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Intellia Therapeutics’ gene-editing tech like a pair of scissors, CEO says

Big bet on gene editing

Intellia Therapeutics is hoping to transform the future of medicine with its gene-editing technology, which its CEO likened to a pair of scissors.

"Add a ZIP code to the scissors and direct it to specific regions of your human genome to make edits, very similar to Microsoft Word where you are fixing a word that may have been misspelled," Nessan Bermingham said in an interview with CNBC's "Closing Bell " on Thursday.

Right now, any genetic disease is on the table. The technology can repair a mutation or modification within the DNA or insert a fragment of DNA to allow the company to generate a therapeutic protein for a specific disease, he said.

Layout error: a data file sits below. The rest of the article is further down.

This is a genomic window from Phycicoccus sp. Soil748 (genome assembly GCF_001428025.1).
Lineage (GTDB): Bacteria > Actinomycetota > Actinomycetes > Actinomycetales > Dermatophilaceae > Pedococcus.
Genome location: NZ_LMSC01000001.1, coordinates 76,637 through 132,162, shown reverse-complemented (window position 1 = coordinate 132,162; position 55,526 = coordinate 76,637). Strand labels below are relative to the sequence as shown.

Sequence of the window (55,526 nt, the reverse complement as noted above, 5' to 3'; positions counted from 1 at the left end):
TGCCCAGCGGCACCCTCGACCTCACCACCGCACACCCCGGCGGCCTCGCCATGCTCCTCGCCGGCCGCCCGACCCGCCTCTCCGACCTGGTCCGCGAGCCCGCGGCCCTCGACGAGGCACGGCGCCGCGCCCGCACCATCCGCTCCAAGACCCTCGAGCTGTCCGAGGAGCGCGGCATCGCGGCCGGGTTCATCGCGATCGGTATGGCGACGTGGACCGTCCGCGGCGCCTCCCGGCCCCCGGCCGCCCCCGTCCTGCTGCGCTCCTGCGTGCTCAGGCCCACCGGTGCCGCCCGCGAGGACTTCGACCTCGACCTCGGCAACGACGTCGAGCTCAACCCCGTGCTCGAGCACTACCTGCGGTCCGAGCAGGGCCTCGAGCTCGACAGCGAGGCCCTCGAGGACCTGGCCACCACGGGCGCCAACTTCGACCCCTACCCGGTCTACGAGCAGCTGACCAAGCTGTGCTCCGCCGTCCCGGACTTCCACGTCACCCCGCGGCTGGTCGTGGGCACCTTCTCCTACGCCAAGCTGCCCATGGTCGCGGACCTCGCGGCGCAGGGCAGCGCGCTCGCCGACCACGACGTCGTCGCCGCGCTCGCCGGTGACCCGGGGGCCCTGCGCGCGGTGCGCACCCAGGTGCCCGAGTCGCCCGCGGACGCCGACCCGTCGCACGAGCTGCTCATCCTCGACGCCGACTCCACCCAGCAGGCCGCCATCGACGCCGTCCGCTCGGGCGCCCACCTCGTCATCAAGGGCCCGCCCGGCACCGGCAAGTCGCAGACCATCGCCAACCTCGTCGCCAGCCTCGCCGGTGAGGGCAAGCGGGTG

"We are now actually starting to better understand application and the breadth of the application of the technology today."

DNA Sequencing film strip.
Rafe Swan | Getty Images

Intellia Therapeutics went public in May and spiked 20 percent on its first day on the market.

While the trend has been for companies to stay private, Bermingham said it was important to access the capital.

"As we think about building the pipeline and the platform, having access to a lot of capital allows us to actually build it rapidly and move it quickly into the clinic," he explained.

In fact, the discovery of the technology occurred in 2012 and the first human clinical trials are already planned for 2017 and 2018.

The money needed for that can't be raised in the private market, he said.

"We know in a model system this does work. Now it's translating that into human therapeutic application," he said.